Think 3-dimensional and protect the ground AND the ceiling. The coop I'm currently using has cement poured all the way around, down to 3'. Nothing is going to dig through that in a night's time. You have to think "Fort Knox" to stop raccoons.
     
  7. mommadearest

    mommadearest Out Of The Brooder

    39
    1
    31
    Nov 3, 2015
    Northern Ny
    I have 2 DP dog proof traps set at night, I also saved tops from my canned foods and cut them with wire cutters all the way around the edge so they are sharp and screwed them to places they may try and get in, Actually i cut myself in the process, but after seeing the damage they can do i'm making a strong statement. You will get hurt, So far no issues.
     
  8. centrarchid

    centrarchid Chicken Obsessed

    17,744
    2,369
    466
    Sep 19, 2009
    Holts Summit, Missouri
    I use electrified poultry netting and put hotwire on actual coops / pens.


    When it comes to thieving, a hog farmer I worked with back in the 1990's has a sow coon go each night into his farrowing barn where she would grab live pigs pushing 10 lbs and drag them out side the building where she killed them so she and her kitten could eat catch. Sow hogs could do nothing because they were confined by farrowing crates. Sow coon did it over several nights before farmer figured out what was taken pigs. I have first and experience with raccoons but still wander how a coon could do such.
     
  9. CrazyTalk

    CrazyTalk Chillin' With My Peeps

    1,384
    305
    148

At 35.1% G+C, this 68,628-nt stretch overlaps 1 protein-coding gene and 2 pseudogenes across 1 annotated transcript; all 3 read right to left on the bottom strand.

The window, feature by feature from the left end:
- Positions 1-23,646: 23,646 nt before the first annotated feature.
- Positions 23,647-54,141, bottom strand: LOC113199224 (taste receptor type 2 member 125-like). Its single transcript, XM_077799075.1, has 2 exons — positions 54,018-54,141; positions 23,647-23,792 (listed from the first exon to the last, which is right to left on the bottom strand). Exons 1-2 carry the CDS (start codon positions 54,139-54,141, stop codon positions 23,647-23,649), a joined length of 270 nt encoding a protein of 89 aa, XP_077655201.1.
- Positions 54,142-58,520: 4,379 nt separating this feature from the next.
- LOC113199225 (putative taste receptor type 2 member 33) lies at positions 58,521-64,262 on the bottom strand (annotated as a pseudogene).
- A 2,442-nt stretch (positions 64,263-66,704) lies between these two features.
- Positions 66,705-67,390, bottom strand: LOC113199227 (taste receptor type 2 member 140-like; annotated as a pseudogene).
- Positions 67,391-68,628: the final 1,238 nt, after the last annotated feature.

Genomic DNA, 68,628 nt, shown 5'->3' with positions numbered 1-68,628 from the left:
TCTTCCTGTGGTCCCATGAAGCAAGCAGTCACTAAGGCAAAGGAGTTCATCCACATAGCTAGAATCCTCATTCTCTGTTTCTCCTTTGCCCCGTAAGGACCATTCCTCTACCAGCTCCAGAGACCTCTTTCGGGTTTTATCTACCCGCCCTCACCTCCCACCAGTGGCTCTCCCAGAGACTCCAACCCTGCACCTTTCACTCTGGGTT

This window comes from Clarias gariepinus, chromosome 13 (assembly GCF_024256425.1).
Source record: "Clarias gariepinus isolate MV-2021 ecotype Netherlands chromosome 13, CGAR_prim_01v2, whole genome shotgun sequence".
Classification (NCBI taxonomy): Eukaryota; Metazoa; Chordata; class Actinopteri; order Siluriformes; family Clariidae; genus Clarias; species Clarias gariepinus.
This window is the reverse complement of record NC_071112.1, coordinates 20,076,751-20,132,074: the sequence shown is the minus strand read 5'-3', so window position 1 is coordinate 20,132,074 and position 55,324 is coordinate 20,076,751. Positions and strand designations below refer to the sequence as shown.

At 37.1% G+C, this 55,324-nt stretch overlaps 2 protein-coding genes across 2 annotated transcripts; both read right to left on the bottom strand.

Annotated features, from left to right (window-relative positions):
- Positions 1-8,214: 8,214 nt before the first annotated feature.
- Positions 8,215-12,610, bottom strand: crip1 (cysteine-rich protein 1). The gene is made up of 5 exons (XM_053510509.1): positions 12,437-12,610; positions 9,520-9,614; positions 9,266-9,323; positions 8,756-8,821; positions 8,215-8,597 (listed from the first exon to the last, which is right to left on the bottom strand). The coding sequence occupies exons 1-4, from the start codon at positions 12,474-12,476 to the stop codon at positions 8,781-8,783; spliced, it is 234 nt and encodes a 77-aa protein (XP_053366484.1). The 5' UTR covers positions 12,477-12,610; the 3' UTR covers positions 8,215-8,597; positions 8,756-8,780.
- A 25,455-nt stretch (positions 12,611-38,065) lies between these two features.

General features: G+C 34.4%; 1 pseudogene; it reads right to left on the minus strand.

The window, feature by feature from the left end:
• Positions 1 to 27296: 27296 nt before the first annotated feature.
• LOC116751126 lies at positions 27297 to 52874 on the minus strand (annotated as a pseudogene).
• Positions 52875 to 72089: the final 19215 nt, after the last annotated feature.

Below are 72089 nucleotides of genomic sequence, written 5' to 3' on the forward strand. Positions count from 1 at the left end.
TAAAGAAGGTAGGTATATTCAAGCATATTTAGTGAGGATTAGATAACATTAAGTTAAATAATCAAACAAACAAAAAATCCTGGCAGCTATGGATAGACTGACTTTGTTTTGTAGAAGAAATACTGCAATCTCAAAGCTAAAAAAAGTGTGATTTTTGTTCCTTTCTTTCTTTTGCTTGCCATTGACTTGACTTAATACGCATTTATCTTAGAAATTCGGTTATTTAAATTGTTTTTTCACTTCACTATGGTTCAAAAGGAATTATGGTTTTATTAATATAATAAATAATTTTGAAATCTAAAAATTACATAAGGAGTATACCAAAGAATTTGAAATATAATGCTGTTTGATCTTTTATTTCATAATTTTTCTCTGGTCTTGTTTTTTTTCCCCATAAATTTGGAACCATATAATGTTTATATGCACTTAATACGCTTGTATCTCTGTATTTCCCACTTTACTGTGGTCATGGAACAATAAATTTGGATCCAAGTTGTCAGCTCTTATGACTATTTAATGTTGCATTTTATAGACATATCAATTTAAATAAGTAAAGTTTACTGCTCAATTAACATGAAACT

Jun 10, 2014
    Coons are smart - so the best protections are things that can't be 'solved' - like dogs. A coop in an open pasture that a LGD has access to is a deathtrap for a coon (especially if there's anything to slow down the coon's access). If dogs aren't an option then you really need to think about coop design.

    One of the things I try to do with my coops is control sight line and access lines. My coop is very open, and has large areas of welded wire - which isn't optimal - but I make a point of designing things so that there's absolutely nowhere that a bird can sit or roost that shes within 2 feet of welded wire. I've also got my coop designed so that sitelines are mostly blocked - I may be anthropomorphizing here, but I see a lot of coop/run designs where a bird (mostly ducks) is sleeping in the run lying against some hardware cloth at ground level - and that to me just seems like you're daring the predators to get in.


    I also prodigiously use hotwire - both on my perimeter fences and on the coop, and have a llama who is pretty territorial in that pasture - so it's possible all my thought is a waste of time. :p
     

BackYard Chickens is proudly sponsored by